People who come to Picton don’t tend to spend much time there.
Of course you can sip a flat white coffee in a waterfront cafe and stare out to sea. But after that, most people hop on the ferry to New Zealand’s North Island, or rent a car and cruise south along the coastal road.
They are all missing out on something special.
There’s a 72km trail called the Queen Charlotte Track that winds along the bays and climbs over the highest ridges giving you the perfect view of the two beautiful fjords.
It’s one of the top 22 cycling trails in the whole country, and was listed as one of New Zealand’s “Great Rides” about five years ago.
And thanks to its stunning scenery, the number of cyclists who rent mountain bikes in Picton is rising every year.
The starting point alone is worth it, as cyclists head out on a post boat, a journey that many tourists book as a day trip.
Gazing down, a catamaran sails through Queen Charlotte Sound, framed by densely forested hills. You can see that the inlet was once a river valley, just like all the fjords branching out in Malborough Sounds.
When the sea rose at the end of the last ice age, it washed into the valleys and side valleys, creating a picture-perfect labyrinth.
Tourists have been travelling here at least since the mid-19th century, taking boats and seaplanes from Wellington along the rough waters of the Cook Strait. Some even built holiday homes.
Nowadays, too, tourists come here for the peace, staying in secluded cottages dotted throughout the bays.
In Blackwood Bay, older gentleman with a white moustache stands waiting for his mail. The captain of the post boat hands him a sack through the side window. After a brief chat, the boat pulls out again.
The captain calmly steers the vessel from bay to bay.
Suddenly, he brakes and turns into a flock of short-tailed shearwaters. There are dolphins chasing about, diving and jumping among the seabirds.
“They’re black dolphins, ” he says. “The smallest of the four dolphin species here.”
Some 250 years ago, Captain James Cook sailed through these inlets and hoisted the British flag on Motuara Island, now a bird sanctuary. Cook claimed the whole of New Zealand’s South Island for the British Crown.
He then dropped his anchor permanently in Ship Cove, the bay that marks the beginning of the Queen Charlotte Track starts today. He spent 168 days in the cove in all, over seven years.
He clearly liked it and it’s obvious why: The turquoise waters of the bay are framed by ferns and palm lillies, and there’s a creek rushing alongside. It’s the perfect start.
You can reach the first hostel by evening and it’s a joy. The Furneaux Lodge is a century-old mansion with a fountain in front of it.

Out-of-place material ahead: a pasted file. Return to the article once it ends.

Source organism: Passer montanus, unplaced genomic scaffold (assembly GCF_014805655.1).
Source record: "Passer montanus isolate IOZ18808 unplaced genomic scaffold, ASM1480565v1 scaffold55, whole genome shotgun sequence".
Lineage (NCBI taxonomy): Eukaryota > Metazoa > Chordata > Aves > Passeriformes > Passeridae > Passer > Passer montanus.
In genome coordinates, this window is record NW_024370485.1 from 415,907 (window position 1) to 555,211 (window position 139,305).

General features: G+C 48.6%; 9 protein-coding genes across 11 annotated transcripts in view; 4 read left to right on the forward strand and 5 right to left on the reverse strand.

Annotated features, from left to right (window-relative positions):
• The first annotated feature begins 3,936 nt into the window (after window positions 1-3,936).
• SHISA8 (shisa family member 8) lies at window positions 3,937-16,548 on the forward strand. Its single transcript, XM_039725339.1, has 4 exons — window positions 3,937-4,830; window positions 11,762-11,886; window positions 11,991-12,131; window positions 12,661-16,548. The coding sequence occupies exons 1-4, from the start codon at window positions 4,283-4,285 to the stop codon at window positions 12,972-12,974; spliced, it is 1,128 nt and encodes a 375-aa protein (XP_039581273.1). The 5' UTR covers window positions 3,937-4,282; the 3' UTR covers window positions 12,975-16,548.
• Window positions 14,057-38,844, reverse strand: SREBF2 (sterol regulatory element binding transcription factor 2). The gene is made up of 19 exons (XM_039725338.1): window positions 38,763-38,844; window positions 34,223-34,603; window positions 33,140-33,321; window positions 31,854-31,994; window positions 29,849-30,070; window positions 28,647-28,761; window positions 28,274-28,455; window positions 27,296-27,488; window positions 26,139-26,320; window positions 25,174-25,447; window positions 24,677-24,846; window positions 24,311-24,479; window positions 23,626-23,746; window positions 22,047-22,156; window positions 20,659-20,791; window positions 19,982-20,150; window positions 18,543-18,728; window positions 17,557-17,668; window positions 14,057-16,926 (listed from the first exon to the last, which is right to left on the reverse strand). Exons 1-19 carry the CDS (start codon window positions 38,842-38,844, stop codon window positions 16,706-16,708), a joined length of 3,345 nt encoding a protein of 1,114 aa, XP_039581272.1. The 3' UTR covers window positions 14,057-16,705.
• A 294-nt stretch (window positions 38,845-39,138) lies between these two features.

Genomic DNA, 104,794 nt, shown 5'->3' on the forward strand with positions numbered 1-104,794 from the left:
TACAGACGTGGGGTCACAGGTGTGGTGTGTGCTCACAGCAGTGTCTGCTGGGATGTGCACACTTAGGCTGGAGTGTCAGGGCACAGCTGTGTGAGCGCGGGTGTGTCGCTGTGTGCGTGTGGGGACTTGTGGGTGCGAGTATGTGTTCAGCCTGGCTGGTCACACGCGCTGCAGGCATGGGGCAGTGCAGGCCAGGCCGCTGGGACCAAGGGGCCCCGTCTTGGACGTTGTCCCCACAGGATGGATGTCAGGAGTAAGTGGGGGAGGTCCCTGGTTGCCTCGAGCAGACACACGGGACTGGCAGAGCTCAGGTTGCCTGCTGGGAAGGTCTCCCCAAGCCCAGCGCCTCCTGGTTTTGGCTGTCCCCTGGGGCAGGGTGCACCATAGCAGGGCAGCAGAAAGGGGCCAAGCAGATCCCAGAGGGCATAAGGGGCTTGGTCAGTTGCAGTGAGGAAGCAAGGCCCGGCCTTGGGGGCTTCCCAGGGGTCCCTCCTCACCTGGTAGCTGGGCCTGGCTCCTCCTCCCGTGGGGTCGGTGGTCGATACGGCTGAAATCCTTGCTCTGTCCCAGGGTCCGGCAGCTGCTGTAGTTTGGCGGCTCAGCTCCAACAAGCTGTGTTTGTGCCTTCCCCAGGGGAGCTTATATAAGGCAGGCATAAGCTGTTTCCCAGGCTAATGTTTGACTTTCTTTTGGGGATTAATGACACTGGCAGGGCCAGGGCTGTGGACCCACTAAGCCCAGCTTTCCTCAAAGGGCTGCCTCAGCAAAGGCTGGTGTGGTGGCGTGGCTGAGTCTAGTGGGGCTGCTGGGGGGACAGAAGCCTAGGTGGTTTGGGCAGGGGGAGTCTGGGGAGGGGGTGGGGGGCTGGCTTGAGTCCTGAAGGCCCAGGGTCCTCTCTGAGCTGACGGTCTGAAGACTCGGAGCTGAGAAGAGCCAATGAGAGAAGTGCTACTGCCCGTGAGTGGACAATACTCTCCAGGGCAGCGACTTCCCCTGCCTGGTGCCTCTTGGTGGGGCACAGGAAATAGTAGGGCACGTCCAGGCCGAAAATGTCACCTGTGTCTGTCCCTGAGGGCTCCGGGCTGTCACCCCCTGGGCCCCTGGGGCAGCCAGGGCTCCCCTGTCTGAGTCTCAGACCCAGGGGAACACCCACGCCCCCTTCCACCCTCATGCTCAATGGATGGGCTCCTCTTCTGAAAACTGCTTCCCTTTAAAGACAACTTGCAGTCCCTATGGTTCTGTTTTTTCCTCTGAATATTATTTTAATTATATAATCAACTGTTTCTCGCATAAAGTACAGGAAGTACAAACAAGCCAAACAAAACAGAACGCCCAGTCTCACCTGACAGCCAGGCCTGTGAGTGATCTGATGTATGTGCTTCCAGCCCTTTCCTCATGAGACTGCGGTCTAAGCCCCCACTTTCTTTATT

Follow the gravel paths to the bungalows – and there’s also a hot tub overlooking the bay, a real luxury for a hiking trail here, where the choice is usually between a tent or a dorm. But there’s about a dozen lodges, hotels and resorts along the Queen Charlotte Track.
The next day, you can cycle along Endeavour Inlet, through a sparse forest and crossing several wooden bridges.
The section from Ship Cove to Camp Bay is the most popular part of the whole route.
It’s a long ride but a detour had to be made, to the Punga Cove Resort.
The cafe on the jetty is buzzing with reggae music. Sailboats are moored out at sea. “Many cyclists take a break here, ” says Mariana Teran, a 25-year-old waitress from Mexico.
“Some also wander over from Ship Cove, pick up the bike delivered by the mail boat and continue on their way.”
That’s because the section of the trail from Ship Cove to Punga Cove is closed to cyclists from early December to late February – most of the summer.
The first time the trail rises steeply is after Punga Cove and you have to get off and push – despite the caffeine boost. Luckily, after 15 minutes, the trail joins a flatter road before you reach another steep section.
You head up and down along the ridges. Some parts are stony but drenched in sun. On other sections, you find yourself slowing down as you curve your way through the forest of pines and southern beeches, splashing through the mud beneath a dense canopy of leaves.
Magnificent views open up over the fjords again and again. After the Torea Saddle, you’ll need to push the bike up another steep hill.
By evening, you’ll wheel past alpacas and llamas as you head for the Lochmara Resort. It’s also a private zoo, attracting hundreds of daytrippers who come to feed the goats and admire the parakeets and the stingrays down in the bay. You can reach into a tank and touch the starfish. And at night, the larvae of long-horned mosquitoes glow in the bushes.
It’s a spot no one is in a hurry to leave. – dpa
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